Community gardens are popping up all over the country in large cities as well as urban and suburban neighborhoods. Thanks, in part, to GreenFlorida.org, they are in the Tampa Bay area too.
What is a community garden?
Those who live in urban areas and apartment buildings who wish to grow a garden, often don’t have the opportunity because of where they live. Vegetable gardening could be especially important in very poor neighborhoods since this could be a source of healthy foods for growing families.
Tampa’s community gardens
Within the City of Tampa, Mary Mulhern of the Tampa City Council, District 2 has been a proponent of community gardens for several years and has spoken at City Council meetings numerous times about the benefits of these gardens.
Community gardens bring neighbors together
These neighborhood gardens are organized, usually by local representatives from the neighborhood: local residents seek a piece of land that can be leased or donated to the community for a garden and depending on the circumstances, members can pay a small yearly fee to help defer some of the costs involved in obtaining the property. This yearly membership allows the member a small plot of land in that garden where they can plant vegetables and flowers for their own enjoyment.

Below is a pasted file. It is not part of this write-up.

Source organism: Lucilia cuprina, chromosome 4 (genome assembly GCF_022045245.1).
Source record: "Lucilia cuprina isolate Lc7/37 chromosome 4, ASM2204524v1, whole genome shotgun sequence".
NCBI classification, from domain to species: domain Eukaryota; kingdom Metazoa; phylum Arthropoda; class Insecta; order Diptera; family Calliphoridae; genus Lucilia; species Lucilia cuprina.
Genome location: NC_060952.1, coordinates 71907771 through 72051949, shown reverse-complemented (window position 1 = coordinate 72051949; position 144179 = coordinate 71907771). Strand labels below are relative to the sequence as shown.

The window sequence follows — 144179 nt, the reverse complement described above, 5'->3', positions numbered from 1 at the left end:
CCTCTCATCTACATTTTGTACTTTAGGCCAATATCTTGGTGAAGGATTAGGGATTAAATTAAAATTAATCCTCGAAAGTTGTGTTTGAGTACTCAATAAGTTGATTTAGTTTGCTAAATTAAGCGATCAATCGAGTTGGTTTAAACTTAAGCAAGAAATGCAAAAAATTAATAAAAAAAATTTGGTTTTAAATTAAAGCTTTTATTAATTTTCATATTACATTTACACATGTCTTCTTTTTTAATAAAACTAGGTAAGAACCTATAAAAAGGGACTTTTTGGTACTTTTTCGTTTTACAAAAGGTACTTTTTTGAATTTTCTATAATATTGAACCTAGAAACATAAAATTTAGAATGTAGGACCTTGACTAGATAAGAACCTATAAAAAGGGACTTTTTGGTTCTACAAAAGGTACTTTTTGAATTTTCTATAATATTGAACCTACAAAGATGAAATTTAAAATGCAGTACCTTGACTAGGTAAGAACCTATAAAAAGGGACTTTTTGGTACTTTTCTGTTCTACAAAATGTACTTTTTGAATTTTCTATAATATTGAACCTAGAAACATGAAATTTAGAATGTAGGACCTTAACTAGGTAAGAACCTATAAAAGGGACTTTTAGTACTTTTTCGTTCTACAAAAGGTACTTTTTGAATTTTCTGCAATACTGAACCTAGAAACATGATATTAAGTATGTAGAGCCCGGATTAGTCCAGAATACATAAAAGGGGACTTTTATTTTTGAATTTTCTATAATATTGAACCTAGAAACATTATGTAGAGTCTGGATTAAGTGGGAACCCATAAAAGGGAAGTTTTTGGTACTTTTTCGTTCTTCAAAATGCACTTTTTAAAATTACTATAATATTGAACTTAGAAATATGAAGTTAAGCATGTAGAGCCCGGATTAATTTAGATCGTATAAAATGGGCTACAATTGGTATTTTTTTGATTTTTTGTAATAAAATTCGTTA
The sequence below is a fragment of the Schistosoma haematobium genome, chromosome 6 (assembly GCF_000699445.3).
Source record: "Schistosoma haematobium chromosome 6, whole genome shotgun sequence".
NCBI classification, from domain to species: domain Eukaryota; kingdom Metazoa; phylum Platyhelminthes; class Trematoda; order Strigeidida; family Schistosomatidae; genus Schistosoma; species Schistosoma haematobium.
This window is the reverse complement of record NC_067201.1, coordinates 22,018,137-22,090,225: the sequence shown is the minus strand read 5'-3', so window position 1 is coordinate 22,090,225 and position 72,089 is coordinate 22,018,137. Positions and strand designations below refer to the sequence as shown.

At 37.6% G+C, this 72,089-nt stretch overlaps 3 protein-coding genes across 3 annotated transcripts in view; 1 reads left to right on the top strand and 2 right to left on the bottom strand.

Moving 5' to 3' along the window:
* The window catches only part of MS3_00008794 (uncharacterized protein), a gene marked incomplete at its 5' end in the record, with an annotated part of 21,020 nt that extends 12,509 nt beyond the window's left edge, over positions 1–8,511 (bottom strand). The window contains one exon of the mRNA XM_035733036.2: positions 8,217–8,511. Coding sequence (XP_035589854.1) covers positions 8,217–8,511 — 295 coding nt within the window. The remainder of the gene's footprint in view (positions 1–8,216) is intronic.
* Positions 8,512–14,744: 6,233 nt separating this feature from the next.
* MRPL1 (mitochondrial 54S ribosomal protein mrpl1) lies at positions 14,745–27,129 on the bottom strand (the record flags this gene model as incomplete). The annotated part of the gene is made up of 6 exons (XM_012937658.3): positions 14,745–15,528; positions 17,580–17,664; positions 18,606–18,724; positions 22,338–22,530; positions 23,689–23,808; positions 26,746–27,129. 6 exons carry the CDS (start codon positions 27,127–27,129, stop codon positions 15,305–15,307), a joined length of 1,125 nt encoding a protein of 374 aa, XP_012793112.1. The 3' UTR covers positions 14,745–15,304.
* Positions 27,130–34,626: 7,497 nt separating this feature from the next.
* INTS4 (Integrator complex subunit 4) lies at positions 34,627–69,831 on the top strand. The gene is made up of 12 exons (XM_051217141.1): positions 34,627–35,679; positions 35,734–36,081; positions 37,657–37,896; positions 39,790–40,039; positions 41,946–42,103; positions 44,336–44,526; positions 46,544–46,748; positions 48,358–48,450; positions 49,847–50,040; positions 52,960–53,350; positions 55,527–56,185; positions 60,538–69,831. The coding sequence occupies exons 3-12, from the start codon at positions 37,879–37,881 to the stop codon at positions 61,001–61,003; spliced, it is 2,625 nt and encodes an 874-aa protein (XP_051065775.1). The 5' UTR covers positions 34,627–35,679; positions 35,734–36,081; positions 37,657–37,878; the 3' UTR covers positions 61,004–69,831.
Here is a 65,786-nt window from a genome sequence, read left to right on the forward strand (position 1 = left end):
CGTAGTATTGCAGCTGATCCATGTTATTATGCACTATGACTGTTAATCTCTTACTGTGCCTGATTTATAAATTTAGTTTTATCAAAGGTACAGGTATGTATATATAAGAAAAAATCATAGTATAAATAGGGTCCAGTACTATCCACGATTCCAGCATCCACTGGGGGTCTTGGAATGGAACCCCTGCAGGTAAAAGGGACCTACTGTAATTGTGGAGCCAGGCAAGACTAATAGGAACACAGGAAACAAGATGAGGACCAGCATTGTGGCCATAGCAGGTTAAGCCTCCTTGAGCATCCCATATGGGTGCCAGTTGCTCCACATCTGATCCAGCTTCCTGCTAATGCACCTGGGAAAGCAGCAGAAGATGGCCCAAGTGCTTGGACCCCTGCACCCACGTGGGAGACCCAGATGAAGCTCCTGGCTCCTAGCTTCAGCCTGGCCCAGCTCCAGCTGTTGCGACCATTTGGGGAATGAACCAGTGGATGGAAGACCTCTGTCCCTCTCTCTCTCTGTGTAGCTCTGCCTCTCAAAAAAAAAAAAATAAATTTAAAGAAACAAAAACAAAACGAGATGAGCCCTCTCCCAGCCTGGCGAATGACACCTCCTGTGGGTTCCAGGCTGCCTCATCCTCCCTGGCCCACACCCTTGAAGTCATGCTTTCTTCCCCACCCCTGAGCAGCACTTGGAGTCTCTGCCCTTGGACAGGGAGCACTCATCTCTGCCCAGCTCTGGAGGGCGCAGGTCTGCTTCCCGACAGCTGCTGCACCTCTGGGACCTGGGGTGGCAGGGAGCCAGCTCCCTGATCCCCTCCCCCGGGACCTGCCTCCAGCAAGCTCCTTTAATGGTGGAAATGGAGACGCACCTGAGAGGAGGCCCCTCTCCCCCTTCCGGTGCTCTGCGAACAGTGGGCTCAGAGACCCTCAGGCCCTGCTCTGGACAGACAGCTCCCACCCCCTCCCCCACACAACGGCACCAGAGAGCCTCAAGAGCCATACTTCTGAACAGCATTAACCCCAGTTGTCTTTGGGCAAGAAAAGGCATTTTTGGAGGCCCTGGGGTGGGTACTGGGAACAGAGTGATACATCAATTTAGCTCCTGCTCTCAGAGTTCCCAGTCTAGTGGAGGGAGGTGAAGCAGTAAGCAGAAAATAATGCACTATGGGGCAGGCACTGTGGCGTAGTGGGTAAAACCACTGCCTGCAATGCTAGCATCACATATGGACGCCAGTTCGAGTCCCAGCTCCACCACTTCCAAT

Community gardens are more than just piece of land, however. Within in these fenced off pieces of land, neighborhoods come together and people share; both their stories and their experiences of successes and failures in their gardening adventures. In some of these gardens neighbors trade off excess vegetables with other neighbors for crops that they are lacking in.
A sense of community seems to be just what some folks look forward to as much as the harvests that their garden brings.
Tampa Bay Area neighborhood gardens
Community gardens can be found in the following neighborhoods, to get involved, contact a garden representative in your neighborhood:
In Old Seminole Heights the garden is Seminole Heights Community Garden. Contact Robin Milcowitz for more information at [email protected]
In Sulphur Springs the garden is the Community Stepping Stones. Contact Ed Ross at [email protected]
In Ybor Heights, the garden is The Eden Project. Contact Natalia Dengler Bair at [email protected]
In St. Petersburg, Bartlett Park has a community garden sponsored by Green Florida. Contact Andrea Hildebran at [email protected]
In the USF area is the USF Botanical Gardens. Contact Kim Hutton at [email protected]
Local businesses are helping out where they can as well. Mother’s Organics, Willow’s Herbal Delights at 813-643-7285 and the Sweetwater Organic Farms all give aid to the community gardens projects.
If you live in an area not serviced by these gardens and you’d like to start your own community garden, contact your local city council for information to see if there are any requirements or restrictions in your area. For additional information, contact the American Community Garden Association about the local harvest project or the National Gardening Association.
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